Those who have seen him at close quarters over the years testify to his thirst for the contest.

“He loves to compete. A social round of golf doesn’t have the same appeal to him,” they say. That probably explains why John travelled to tournaments throughout Victoria and southern New South Wales during his younger days.

When I quiz him on how many Open amateur events he won, he admits : “About 65.”

His game revolves around good driving and Iron-play and reliable putting. That, and stringent preparation. It stood him in good stead during 23 years of Country Week golf, the last 13 of which he was North-East’s captain.

John reckons he got his biggest thrill in the sport when he led North-East to the Age Shield in 1986. They’d been trying to win it for 19 years and were pitted against a strong West Gippsland team.

“It had been really tight all day and it eventually boiled down to my game. I came out on top on the 19th. To be captain and to win for the team – there could be no greater honour. Then we went on to win it for the next two years. It was a good time to retire from Country Week,” he said.

The Life Membership he received from the NEDGA at about this time, was recognition of his contribution to the Association.

About a decade earlier, John had received a phone call ‘out of the blue’ from someone associated with Northern Golf Club. “Would he be interested in playing State Pennant for them ?”, they pondered.

It was, I suggested, similar to a country footballer being drafted, sight unseen.

Northern had just been promoted to Division 1 and were busy recruiting. He was invited down for a trial and, having never seen the course, went around in 4-under. He was promptly installed as their No.1.

“It was a great experience, playing against the state’s outstanding amateurs, on some of the world’s best courses, every week. An opportunity to test yourself against the best,” he recalls.

His performances earned him selection in the state Amateur squad.

“The first two years were great, but in the third, it became a real grind. I was heading to Melbourne on a Friday night, returning late Sunday. In the end it got too much.”

 

John’s most prestigious win came in 1983, when he took out the 36-hole Victorian Country Championship, at Kingston Heath.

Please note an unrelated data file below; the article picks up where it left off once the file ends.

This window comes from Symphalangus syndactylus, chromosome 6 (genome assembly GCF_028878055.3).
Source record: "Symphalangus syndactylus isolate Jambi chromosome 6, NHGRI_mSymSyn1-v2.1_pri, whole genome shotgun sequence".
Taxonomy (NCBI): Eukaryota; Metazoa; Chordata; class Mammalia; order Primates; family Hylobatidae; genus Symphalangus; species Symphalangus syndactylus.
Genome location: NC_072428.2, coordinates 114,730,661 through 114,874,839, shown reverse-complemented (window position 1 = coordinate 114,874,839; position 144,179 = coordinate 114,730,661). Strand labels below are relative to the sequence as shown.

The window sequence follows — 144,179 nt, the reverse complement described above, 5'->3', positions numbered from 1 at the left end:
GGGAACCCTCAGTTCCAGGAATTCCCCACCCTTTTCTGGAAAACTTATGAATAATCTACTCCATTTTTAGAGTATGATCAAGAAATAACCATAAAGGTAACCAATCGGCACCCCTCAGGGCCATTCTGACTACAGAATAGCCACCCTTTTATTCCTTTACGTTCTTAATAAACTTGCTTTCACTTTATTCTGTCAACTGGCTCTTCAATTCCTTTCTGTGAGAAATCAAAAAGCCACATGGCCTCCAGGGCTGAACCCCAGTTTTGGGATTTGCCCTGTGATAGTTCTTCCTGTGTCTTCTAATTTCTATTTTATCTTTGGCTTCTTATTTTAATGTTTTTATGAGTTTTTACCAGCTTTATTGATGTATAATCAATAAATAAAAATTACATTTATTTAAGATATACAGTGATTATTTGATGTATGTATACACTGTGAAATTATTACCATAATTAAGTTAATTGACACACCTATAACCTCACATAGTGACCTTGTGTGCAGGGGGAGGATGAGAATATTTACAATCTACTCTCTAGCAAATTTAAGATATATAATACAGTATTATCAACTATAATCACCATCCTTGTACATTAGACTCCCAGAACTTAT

With the wind blowing a gale, he adapted to the conditions, kept the ball low and put together a reasonable score, while the big names behind him imploded. This led to his selection in the Vic.Country team which played the touring New Zealanders at Cobram.

By now his enthusiasm for golf had begun to wane, even though he had recently won another Club Championship and clinched his fourth North-East title.

So he took up cycling at the age of 40. He loved it, but wasn’t just content to go out for a leisurely ride. Veteran Dave Wohlers soon coaxed him into road-racing. Again, his competitive instinct took over.

But in the late nineties, after a nine-year hiatus, John succumbed to the persistence of his young next-door neighbor Xavier Palamaczuk , who convinced him that, if he came on board, Waldara would be a ‘monty’ to win another Division 1 Pennant.

That they did. In a strange quirk, though, it was Xavier who foiled his bid for another Club championship by beating him in the play-off, thanks in part to a course record round of 65.

Four years later John chalked up his 13th title when he defeated rising star Andrew Kelly in an epic 36-hole match-play battle.

Again he packed his trusty clubs away and jumped back on the bike for exercise, although arthritis in the neck was giving him hell.

Southwell Constructions, which he had taken over in 1986, had kept him ultra-busy, but regulations in the building industry were stiffening up and, ultimately, John didn’t feel like learning a new set of skills. He decided, instead, to get out whilst he was on top and retired in 2007.

It allowed him to concentrate fully on his passion of Woodwork.

If you’re lucky enough to see the magnificent pieces that he’s crafted, you’ll comprehend why some of them can take up to 5 months to complete.

They’re meticulous in their detail and I surmised that he undoubtedly adopts the same precision to his golf.

John made his second golfing ‘renaissance’ about three years ago, and says he’s enjoying the game as much as he ever has. He has won the last two Club championships (making it 15 in total) and is heavily involved administratively.

He has held the Board portfolio of Director of Greens at Waldara for 3 years and is the Chairperson of the proposed new Clubhouse development and new Course construction.

And his golf ? “I’m playing for the fun of it, striking the ball okay, and still playing off scratch. And I’m probably putting better now than in the old days. Why retire ? ” Wangaratta’s golfing legend says.FullSizeRender (1)FullSizeRender